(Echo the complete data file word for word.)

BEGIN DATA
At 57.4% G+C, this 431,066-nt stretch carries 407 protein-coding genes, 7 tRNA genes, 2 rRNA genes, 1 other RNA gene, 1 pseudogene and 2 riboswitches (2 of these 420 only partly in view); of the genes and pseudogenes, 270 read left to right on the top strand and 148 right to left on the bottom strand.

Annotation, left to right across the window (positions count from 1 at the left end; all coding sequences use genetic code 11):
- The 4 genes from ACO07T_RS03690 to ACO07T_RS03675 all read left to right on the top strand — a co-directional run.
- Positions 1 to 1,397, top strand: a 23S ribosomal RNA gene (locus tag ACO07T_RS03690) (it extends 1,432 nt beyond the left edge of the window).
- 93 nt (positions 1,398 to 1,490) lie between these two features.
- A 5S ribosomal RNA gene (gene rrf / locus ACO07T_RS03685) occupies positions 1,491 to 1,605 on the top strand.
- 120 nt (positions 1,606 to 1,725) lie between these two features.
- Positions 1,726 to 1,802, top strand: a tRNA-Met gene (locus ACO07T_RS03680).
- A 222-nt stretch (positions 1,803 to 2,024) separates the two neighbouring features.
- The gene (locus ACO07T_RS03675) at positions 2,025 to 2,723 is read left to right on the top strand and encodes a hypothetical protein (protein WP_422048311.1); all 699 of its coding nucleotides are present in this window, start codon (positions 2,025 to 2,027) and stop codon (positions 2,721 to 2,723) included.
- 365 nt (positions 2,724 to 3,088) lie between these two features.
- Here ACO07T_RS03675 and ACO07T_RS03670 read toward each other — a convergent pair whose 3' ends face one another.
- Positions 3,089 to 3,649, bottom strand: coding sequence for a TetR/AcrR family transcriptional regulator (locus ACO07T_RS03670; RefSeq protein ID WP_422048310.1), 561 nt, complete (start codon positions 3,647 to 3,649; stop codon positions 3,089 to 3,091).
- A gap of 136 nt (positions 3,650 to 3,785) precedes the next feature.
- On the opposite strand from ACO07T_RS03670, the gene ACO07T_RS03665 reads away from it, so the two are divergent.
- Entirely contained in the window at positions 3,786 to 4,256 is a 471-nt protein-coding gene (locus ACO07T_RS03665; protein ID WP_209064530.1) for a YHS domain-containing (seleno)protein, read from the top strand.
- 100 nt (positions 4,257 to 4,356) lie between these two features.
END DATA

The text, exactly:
At 57.4% G+C, this 431,066-nt stretch carries 407 protein-coding genes, 7 tRNA genes, 2 rRNA genes, 1 other RNA gene, 1 pseudogene and 2 riboswitches (2 of these 420 only partly in view); of the genes and pseudogenes, 270 read left to right on the top strand and 148 right to left on the bottom strand.

Annotation, left to right across the window (positions count from 1 at the left end; all coding sequences use genetic code 11):
- The 4 genes from ACO07T_RS03690 to ACO07T_RS03675 all read left to right on the top strand — a co-directional run.
- Positions 1 to 1,397, top strand: a 23S ribosomal RNA gene (locus tag ACO07T_RS03690) (it extends 1,432 nt beyond the left edge of the window).
- 93 nt (positions 1,398 to 1,490) lie between these two features.
- A 5S ribosomal RNA gene (gene rrf / locus ACO07T_RS03685) occupies positions 1,491 to 1,605 on the top strand.
- 120 nt (positions 1,606 to 1,725) lie between these two features.
- Positions 1,726 to 1,802, top strand: a tRNA-Met gene (locus ACO07T_RS03680).
- A 222-nt stretch (positions 1,803 to 2,024) separates the two neighbouring features.
- The gene (locus ACO07T_RS03675) at positions 2,025 to 2,723 is read left to right on the top strand and encodes a hypothetical protein (protein WP_422048311.1); all 699 of its coding nucleotides are present in this window, start codon (positions 2,025 to 2,027) and stop codon (positions 2,721 to 2,723) included.
- 365 nt (positions 2,724 to 3,088) lie between these two features.
- Here ACO07T_RS03675 and ACO07T_RS03670 read toward each other — a convergent pair whose 3' ends face one another.
- Positions 3,089 to 3,649, bottom strand: coding sequence for a TetR/AcrR family transcriptional regulator (locus ACO07T_RS03670; RefSeq protein ID WP_422048310.1), 561 nt, complete (start codon positions 3,647 to 3,649; stop codon positions 3,089 to 3,091).
- A gap of 136 nt (positions 3,650 to 3,785) precedes the next feature.
- On the opposite strand from ACO07T_RS03670, the gene ACO07T_RS03665 reads away from it, so the two are divergent.
- Entirely contained in the window at positions 3,786 to 4,256 is a 471-nt protein-coding gene (locus ACO07T_RS03665; protein ID WP_209064530.1) for a YHS domain-containing (seleno)protein, read from the top strand.
- 100 nt (positions 4,257 to 4,356) lie between these two features.